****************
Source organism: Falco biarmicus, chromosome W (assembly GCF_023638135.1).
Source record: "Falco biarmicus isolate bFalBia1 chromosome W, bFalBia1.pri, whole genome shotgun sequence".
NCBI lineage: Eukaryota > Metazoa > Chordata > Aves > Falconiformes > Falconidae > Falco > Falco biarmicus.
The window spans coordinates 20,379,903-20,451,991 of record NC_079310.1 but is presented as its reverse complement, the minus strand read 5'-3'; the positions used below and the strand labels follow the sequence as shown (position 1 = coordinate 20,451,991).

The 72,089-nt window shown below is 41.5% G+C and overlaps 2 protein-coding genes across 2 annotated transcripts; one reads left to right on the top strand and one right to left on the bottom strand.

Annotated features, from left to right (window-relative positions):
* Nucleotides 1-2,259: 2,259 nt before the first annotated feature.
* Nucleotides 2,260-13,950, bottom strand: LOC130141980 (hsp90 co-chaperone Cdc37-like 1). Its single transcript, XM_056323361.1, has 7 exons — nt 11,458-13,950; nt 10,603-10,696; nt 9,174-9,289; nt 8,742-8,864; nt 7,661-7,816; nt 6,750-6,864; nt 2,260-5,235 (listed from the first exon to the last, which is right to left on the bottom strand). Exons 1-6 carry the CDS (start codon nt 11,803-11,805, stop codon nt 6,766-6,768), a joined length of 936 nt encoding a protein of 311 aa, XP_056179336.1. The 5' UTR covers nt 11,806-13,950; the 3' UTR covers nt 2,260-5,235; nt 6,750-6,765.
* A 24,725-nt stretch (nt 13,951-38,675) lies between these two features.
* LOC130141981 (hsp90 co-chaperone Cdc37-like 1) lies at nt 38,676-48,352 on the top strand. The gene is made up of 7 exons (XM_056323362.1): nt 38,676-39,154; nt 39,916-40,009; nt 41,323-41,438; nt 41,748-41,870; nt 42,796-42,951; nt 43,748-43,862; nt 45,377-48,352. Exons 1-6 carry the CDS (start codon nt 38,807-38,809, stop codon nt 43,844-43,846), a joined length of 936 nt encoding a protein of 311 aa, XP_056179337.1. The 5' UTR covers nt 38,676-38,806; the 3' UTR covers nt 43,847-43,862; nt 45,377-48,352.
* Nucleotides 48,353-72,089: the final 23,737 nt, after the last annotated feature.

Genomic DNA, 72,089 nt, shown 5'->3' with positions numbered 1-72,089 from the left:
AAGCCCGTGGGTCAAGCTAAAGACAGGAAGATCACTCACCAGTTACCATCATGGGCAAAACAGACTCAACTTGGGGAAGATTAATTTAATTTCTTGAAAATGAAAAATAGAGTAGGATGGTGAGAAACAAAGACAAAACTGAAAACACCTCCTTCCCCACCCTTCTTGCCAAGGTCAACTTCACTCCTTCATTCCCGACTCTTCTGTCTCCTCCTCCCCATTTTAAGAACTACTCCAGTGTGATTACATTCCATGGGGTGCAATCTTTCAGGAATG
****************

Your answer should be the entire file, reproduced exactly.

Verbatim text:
Source organism: Falco biarmicus, chromosome W (assembly GCF_023638135.1).
Source record: "Falco biarmicus isolate bFalBia1 chromosome W, bFalBia1.pri, whole genome shotgun sequence".
NCBI lineage: Eukaryota > Metazoa > Chordata > Aves > Falconiformes > Falconidae > Falco > Falco biarmicus.
The window spans coordinates 20,379,903-20,451,991 of record NC_079310.1 but is presented as its reverse complement, the minus strand read 5'-3'; the positions used below and the strand labels follow the sequence as shown (position 1 = coordinate 20,451,991).

The 72,089-nt window shown below is 41.5% G+C and overlaps 2 protein-coding genes across 2 annotated transcripts; one reads left to right on the top strand and one right to left on the bottom strand.

Annotated features, from left to right (window-relative positions):
* Nucleotides 1-2,259: 2,259 nt before the first annotated feature.
* Nucleotides 2,260-13,950, bottom strand: LOC130141980 (hsp90 co-chaperone Cdc37-like 1). Its single transcript, XM_056323361.1, has 7 exons — nt 11,458-13,950; nt 10,603-10,696; nt 9,174-9,289; nt 8,742-8,864; nt 7,661-7,816; nt 6,750-6,864; nt 2,260-5,235 (listed from the first exon to the last, which is right to left on the bottom strand). Exons 1-6 carry the CDS (start codon nt 11,803-11,805, stop codon nt 6,766-6,768), a joined length of 936 nt encoding a protein of 311 aa, XP_056179336.1. The 5' UTR covers nt 11,806-13,950; the 3' UTR covers nt 2,260-5,235; nt 6,750-6,765.
* A 24,725-nt stretch (nt 13,951-38,675) lies between these two features.
* LOC130141981 (hsp90 co-chaperone Cdc37-like 1) lies at nt 38,676-48,352 on the top strand. The gene is made up of 7 exons (XM_056323362.1): nt 38,676-39,154; nt 39,916-40,009; nt 41,323-41,438; nt 41,748-41,870; nt 42,796-42,951; nt 43,748-43,862; nt 45,377-48,352. Exons 1-6 carry the CDS (start codon nt 38,807-38,809, stop codon nt 43,844-43,846), a joined length of 936 nt encoding a protein of 311 aa, XP_056179337.1. The 5' UTR covers nt 38,676-38,806; the 3' UTR covers nt 43,847-43,862; nt 45,377-48,352.
* Nucleotides 48,353-72,089: the final 23,737 nt, after the last annotated feature.

Genomic DNA, 72,089 nt, shown 5'->3' with positions numbered 1-72,089 from the left:
AAGCCCGTGGGTCAAGCTAAAGACAGGAAGATCACTCACCAGTTACCATCATGGGCAAAACAGACTCAACTTGGGGAAGATTAATTTAATTTCTTGAAAATGAAAAATAGAGTAGGATGGTGAGAAACAAAGACAAAACTGAAAACACCTCCTTCCCCACCCTTCTTGCCAAGGTCAACTTCACTCCTTCATTCCCGACTCTTCTGTCTCCTCCTCCCCATTTTAAGAACTACTCCAGTGTGATTACATTCCATGGGGTGCAATCTTTCAGGAATG